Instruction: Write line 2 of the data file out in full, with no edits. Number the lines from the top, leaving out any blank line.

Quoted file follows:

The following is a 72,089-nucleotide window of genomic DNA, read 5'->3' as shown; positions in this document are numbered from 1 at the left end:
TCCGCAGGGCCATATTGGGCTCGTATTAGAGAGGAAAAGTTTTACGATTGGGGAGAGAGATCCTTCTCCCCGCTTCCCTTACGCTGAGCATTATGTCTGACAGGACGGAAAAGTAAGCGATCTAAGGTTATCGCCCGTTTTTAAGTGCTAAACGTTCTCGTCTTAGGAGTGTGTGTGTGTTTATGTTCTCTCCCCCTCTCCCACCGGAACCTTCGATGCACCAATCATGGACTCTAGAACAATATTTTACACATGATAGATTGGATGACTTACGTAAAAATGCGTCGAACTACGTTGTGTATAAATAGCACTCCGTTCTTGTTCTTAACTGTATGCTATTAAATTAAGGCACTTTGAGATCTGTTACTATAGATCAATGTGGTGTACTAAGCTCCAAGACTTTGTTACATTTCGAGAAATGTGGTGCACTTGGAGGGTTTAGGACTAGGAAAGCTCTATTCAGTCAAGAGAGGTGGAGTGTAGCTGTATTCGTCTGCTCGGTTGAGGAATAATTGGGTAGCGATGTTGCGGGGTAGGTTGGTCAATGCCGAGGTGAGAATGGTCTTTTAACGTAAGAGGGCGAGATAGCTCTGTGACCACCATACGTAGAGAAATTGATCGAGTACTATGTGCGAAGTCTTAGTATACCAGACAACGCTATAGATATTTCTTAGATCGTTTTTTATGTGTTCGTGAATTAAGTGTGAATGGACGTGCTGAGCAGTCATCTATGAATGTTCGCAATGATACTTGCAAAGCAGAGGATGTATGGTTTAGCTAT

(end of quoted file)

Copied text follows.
TCCGCAGGGCCATATTGGGCTCGTATTAGAGAGGAAAAGTTTTACGATTGGGGAGAGAGATCCTTCTCCCCGCTTCCCTTACGCTGAGCATTATGTCTGACAGGACGGAAAAGTAAGCGATCTAAGGTTATCGCCCGTTTTTAAGTGCTAAACGTTCTCGTCTTAGGAGTGTGTGTGTGTTTATGTTCTCTCCCCCTCTCCCACCGGAACCTTCGATGCACCAATCATGGACTCTAGAACAATATTTTACACATGATAGATTGGATGACTTACGTAAAAATGCGTCGAACTACGTTGTGTATAAATAGCACTCCGTTCTTGTTCTTAACTGTATGCTATTAAATTAAGGCACTTTGAGATCTGTTACTATAGATCAATGTGGTGTACTAAGCTCCAAGACTTTGTTACATTTCGAGAAATGTGGTGCACTTGGAGGGTTTAGGACTAGGAAAGCTCTATTCAGTCAAGAGAGGTGGAGTGTAGCTGTATTCGTCTGCTCGGTTGAGGAATAATTGGGTAGCGATGTTGCGGGGTAGGTTGGTCAATGCCGAGGTGAGAATGGTCTTTTAACGTAAGAGGGCGAGATAGCTCTGTGACCACCATACGTAGAGAAATTGATCGAGTACTATGTGCGAAGTCTTAGTATACCAGACAACGCTATAGATATTTCTTAGATCGTTTTTTATGTGTTCGTGAATTAAGTGTGAATGGACGTGCTGAGCAGTCATCTATGAATGTTCGCAATGATACTTGCAAAGCAGAGGATGTATGGTTTAGCTAT